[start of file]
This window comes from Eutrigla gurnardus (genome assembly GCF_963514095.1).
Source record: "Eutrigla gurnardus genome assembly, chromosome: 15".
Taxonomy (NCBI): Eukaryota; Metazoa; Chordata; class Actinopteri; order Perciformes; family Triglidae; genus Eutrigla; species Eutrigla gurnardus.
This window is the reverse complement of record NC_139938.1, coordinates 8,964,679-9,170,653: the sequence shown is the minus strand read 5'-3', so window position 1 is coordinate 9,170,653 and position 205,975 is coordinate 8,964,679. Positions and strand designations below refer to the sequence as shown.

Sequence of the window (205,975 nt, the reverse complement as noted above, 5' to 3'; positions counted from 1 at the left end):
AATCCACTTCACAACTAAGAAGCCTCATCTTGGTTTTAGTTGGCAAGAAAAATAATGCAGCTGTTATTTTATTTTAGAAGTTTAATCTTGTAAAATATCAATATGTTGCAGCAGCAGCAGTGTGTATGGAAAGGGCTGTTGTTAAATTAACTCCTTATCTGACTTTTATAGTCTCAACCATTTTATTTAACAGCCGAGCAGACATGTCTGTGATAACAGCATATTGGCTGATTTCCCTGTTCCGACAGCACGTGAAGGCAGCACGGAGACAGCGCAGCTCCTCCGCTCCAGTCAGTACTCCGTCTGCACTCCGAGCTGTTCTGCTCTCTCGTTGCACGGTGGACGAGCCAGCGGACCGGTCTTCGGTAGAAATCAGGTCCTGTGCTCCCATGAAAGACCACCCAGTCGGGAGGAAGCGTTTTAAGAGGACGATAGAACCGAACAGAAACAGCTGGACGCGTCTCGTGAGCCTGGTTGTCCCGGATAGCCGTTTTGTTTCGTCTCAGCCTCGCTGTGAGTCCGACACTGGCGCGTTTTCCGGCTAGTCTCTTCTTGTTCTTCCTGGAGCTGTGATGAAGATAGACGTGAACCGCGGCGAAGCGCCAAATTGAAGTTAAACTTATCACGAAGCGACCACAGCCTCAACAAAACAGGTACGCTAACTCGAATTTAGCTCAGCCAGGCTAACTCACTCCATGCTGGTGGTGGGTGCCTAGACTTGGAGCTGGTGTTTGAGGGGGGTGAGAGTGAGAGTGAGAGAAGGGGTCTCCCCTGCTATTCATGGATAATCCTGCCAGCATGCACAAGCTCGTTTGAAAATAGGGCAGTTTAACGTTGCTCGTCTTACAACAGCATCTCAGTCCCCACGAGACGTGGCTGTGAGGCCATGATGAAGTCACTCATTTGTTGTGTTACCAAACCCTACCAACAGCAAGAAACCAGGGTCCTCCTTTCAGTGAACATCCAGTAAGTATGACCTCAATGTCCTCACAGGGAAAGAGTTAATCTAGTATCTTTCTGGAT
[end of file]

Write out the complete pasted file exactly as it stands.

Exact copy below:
This window comes from Eutrigla gurnardus (genome assembly GCF_963514095.1).
Source record: "Eutrigla gurnardus genome assembly, chromosome: 15".
Taxonomy (NCBI): Eukaryota; Metazoa; Chordata; class Actinopteri; order Perciformes; family Triglidae; genus Eutrigla; species Eutrigla gurnardus.
This window is the reverse complement of record NC_139938.1, coordinates 8,964,679-9,170,653: the sequence shown is the minus strand read 5'-3', so window position 1 is coordinate 9,170,653 and position 205,975 is coordinate 8,964,679. Positions and strand designations below refer to the sequence as shown.

Sequence of the window (205,975 nt, the reverse complement as noted above, 5' to 3'; positions counted from 1 at the left end):
AATCCACTTCACAACTAAGAAGCCTCATCTTGGTTTTAGTTGGCAAGAAAAATAATGCAGCTGTTATTTTATTTTAGAAGTTTAATCTTGTAAAATATCAATATGTTGCAGCAGCAGCAGTGTGTATGGAAAGGGCTGTTGTTAAATTAACTCCTTATCTGACTTTTATAGTCTCAACCATTTTATTTAACAGCCGAGCAGACATGTCTGTGATAACAGCATATTGGCTGATTTCCCTGTTCCGACAGCACGTGAAGGCAGCACGGAGACAGCGCAGCTCCTCCGCTCCAGTCAGTACTCCGTCTGCACTCCGAGCTGTTCTGCTCTCTCGTTGCACGGTGGACGAGCCAGCGGACCGGTCTTCGGTAGAAATCAGGTCCTGTGCTCCCATGAAAGACCACCCAGTCGGGAGGAAGCGTTTTAAGAGGACGATAGAACCGAACAGAAACAGCTGGACGCGTCTCGTGAGCCTGGTTGTCCCGGATAGCCGTTTTGTTTCGTCTCAGCCTCGCTGTGAGTCCGACACTGGCGCGTTTTCCGGCTAGTCTCTTCTTGTTCTTCCTGGAGCTGTGATGAAGATAGACGTGAACCGCGGCGAAGCGCCAAATTGAAGTTAAACTTATCACGAAGCGACCACAGCCTCAACAAAACAGGTACGCTAACTCGAATTTAGCTCAGCCAGGCTAACTCACTCCATGCTGGTGGTGGGTGCCTAGACTTGGAGCTGGTGTTTGAGGGGGGTGAGAGTGAGAGTGAGAGAAGGGGTCTCCCCTGCTATTCATGGATAATCCTGCCAGCATGCACAAGCTCGTTTGAAAATAGGGCAGTTTAACGTTGCTCGTCTTACAACAGCATCTCAGTCCCCACGAGACGTGGCTGTGAGGCCATGATGAAGTCACTCATTTGTTGTGTTACCAAACCCTACCAACAGCAAGAAACCAGGGTCCTCCTTTCAGTGAACATCCAGTAAGTATGACCTCAATGTCCTCACAGGGAAAGAGTTAATCTAGTATCTTTCTGGAT